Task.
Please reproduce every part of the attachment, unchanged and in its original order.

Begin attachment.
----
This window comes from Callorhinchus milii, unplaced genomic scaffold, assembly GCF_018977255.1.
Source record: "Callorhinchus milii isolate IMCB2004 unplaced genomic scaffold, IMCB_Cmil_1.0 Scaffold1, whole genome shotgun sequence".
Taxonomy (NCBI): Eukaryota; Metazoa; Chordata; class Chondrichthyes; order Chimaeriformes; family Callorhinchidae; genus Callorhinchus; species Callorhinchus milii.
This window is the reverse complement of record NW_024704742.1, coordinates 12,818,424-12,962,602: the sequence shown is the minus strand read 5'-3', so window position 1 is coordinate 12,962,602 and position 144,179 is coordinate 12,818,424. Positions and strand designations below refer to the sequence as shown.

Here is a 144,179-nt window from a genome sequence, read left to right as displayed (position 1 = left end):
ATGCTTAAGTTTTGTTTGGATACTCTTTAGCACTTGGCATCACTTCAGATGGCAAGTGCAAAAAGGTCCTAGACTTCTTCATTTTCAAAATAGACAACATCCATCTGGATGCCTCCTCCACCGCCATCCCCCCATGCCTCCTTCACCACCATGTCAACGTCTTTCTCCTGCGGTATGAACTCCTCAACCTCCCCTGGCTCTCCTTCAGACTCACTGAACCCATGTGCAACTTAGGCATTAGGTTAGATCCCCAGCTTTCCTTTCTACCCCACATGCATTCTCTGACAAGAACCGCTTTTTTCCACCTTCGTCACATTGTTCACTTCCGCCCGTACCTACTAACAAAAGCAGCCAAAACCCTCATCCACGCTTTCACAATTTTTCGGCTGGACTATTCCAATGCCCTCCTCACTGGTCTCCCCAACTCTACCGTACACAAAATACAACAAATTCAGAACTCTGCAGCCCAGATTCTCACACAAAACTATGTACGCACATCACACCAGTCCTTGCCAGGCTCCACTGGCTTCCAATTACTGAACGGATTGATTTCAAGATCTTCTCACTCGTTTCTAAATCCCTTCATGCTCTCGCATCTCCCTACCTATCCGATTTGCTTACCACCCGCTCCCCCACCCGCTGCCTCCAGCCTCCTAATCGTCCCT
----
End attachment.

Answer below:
This window comes from Callorhinchus milii, unplaced genomic scaffold, assembly GCF_018977255.1.
Source record: "Callorhinchus milii isolate IMCB2004 unplaced genomic scaffold, IMCB_Cmil_1.0 Scaffold1, whole genome shotgun sequence".
Taxonomy (NCBI): Eukaryota; Metazoa; Chordata; class Chondrichthyes; order Chimaeriformes; family Callorhinchidae; genus Callorhinchus; species Callorhinchus milii.
This window is the reverse complement of record NW_024704742.1, coordinates 12,818,424-12,962,602: the sequence shown is the minus strand read 5'-3', so window position 1 is coordinate 12,962,602 and position 144,179 is coordinate 12,818,424. Positions and strand designations below refer to the sequence as shown.

Here is a 144,179-nt window from a genome sequence, read left to right as displayed (position 1 = left end):
ATGCTTAAGTTTTGTTTGGATACTCTTTAGCACTTGGCATCACTTCAGATGGCAAGTGCAAAAAGGTCCTAGACTTCTTCATTTTCAAAATAGACAACATCCATCTGGATGCCTCCTCCACCGCCATCCCCCCATGCCTCCTTCACCACCATGTCAACGTCTTTCTCCTGCGGTATGAACTCCTCAACCTCCCCTGGCTCTCCTTCAGACTCACTGAACCCATGTGCAACTTAGGCATTAGGTTAGATCCCCAGCTTTCCTTTCTACCCCACATGCATTCTCTGACAAGAACCGCTTTTTTCCACCTTCGTCACATTGTTCACTTCCGCCCGTACCTACTAACAAAAGCAGCCAAAACCCTCATCCACGCTTTCACAATTTTTCGGCTGGACTATTCCAATGCCCTCCTCACTGGTCTCCCCAACTCTACCGTACACAAAATACAACAAATTCAGAACTCTGCAGCCCAGATTCTCACACAAAACTATGTACGCACATCACACCAGTCCTTGCCAGGCTCCACTGGCTTCCAATTACTGAACGGATTGATTTCAAGATCTTCTCACTCGTTTCTAAATCCCTTCATGCTCTCGCATCTCCCTACCTATCCGATTTGCTTACCACCCGCTCCCCCACCCGCTGCCTCCAGCCTCCTAATCGTCCCT